For the first statement, let $f:A\to B$ be any morphism, and factor ${A}^{2}\to (f/f)$ as an eso followed by a ff to get ${A}^{2}\to {A}_{1}\to (f/f)$. Then ${A}_{1}$ inherits the structure of a 2-congruence, which is an $n$-congruence since $(f/f)$ is. Since $K$ is $n$-exact, this $n$-congruence has a quotient $e:A\to Q$, which is eso+full by Lemma 3, and clearly $f$ factors through $e$ as $f\cong me$. Finally, since $(e/e)={A}_{1}\to (f/f)$ is ff by definition, Street's Lemma implies that $m$ is faithful.

The “if” direction of the second statement is Lemma 4. Conversely, if $f\cong me$ where $m$ is ff and $e$ is eso+full, then $e$ must be obtained, up to equivalence, as the quotient of the $n$-congruence ${A}_{1}\phantom{\rule{thickmathspace}{0ex}}\rightrightarrows \phantom{\rule{thickmathspace}{0ex}}A$ constructed above, for which ${A}^{2}\to {A}_{1}$ is eso. But since $m$ is ff, we have $(f/f)\simeq (e/e)={A}_{1}$, so ${A}^{2}\to (f/f)$ is eso as desired.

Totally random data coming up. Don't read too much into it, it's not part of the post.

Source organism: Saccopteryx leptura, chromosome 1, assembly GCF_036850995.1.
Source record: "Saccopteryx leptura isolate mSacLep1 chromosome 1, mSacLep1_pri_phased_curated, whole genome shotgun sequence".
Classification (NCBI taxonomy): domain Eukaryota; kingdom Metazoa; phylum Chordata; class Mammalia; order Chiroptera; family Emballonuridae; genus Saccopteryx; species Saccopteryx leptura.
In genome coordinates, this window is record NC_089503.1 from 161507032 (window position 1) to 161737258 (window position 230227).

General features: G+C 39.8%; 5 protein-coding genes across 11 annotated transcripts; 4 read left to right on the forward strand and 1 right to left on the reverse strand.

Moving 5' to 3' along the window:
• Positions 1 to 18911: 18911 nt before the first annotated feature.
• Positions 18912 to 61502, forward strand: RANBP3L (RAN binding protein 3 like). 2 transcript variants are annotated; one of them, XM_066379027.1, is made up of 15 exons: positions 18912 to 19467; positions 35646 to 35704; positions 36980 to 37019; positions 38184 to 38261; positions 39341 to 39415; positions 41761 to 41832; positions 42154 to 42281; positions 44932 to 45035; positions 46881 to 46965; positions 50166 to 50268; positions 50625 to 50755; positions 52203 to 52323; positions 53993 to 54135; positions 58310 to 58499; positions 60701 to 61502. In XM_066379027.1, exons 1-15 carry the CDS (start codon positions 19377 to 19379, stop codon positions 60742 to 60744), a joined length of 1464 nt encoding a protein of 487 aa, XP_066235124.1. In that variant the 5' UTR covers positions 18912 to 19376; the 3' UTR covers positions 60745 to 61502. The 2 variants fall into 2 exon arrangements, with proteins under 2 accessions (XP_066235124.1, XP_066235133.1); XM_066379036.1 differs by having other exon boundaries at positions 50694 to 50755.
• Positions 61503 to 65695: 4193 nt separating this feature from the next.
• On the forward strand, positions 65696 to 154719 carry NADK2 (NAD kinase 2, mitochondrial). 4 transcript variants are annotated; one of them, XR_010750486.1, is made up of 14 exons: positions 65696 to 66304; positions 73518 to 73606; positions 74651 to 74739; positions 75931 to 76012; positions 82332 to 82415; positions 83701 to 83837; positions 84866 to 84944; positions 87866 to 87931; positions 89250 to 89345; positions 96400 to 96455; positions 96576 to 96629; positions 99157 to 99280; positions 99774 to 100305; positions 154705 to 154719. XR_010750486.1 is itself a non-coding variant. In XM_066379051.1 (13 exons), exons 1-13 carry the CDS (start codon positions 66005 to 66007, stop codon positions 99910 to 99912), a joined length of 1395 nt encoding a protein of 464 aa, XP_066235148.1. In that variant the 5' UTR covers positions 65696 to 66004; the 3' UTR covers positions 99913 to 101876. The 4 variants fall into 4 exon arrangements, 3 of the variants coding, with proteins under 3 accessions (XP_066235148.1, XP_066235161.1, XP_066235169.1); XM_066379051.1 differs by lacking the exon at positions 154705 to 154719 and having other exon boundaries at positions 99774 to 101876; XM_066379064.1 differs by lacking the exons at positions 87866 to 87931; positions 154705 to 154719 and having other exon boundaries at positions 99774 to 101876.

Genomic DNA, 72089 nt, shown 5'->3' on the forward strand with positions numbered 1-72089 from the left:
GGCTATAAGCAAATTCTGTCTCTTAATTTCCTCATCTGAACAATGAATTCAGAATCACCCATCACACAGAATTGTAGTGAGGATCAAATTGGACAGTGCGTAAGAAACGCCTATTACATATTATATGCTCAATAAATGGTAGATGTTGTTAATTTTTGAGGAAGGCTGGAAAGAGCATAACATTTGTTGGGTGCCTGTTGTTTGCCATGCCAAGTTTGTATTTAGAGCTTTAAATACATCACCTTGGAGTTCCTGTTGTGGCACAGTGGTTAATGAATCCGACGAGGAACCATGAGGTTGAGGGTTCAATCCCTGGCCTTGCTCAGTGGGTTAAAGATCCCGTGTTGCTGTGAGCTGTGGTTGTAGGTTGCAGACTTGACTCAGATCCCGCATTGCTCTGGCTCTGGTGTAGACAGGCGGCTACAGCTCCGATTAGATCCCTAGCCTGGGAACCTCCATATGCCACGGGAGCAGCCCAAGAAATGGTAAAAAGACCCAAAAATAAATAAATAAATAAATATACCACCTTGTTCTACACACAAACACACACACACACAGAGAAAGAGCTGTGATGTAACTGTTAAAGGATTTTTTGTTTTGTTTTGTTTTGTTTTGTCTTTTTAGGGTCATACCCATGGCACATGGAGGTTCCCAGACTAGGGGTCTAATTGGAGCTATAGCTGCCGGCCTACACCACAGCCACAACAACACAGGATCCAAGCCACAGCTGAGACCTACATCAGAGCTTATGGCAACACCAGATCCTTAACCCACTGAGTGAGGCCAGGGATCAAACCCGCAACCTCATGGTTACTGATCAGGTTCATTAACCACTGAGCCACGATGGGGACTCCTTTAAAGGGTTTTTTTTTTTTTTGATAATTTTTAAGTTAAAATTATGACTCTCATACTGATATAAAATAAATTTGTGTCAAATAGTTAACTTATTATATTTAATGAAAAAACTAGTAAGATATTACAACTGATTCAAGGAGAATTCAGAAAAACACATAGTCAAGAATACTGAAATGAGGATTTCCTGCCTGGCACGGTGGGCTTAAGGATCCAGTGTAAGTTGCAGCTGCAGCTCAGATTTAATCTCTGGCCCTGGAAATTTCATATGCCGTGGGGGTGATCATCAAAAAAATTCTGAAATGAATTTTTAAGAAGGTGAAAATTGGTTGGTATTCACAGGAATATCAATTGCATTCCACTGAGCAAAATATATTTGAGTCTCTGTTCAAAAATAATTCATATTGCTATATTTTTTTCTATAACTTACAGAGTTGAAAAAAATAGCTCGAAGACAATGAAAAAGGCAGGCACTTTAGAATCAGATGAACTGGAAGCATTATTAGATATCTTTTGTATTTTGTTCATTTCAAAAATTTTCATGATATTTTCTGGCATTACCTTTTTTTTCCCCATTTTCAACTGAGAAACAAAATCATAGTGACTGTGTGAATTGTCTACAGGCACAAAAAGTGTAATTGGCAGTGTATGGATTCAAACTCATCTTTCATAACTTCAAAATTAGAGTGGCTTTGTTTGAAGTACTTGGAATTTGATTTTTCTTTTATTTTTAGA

One direction of the third statement is Lemma 3. For the other, if $f$ is eso+full, then by the second statement ${A}^{2}\to (f/f)$ is eso, and because $f$ is eso it is the quotient of its kernel, namely $(f/f)\phantom{\rule{thickmathspace}{0ex}}\rightrightarrows \phantom{\rule{thickmathspace}{0ex}}A$.

Inspecting the proof shows that we don’t need the full strength of exactness, either; all we need is that any sub-congruence of a kernel has a quotient. This is a property in between regularity and exactness. For instance, it is satisfied by $\mathrm{FinCat}$, which is not exact.

In a (2,1)-exact (2,1)-category, eso+full morphisms are stable under pullback, and therefore so are full ones.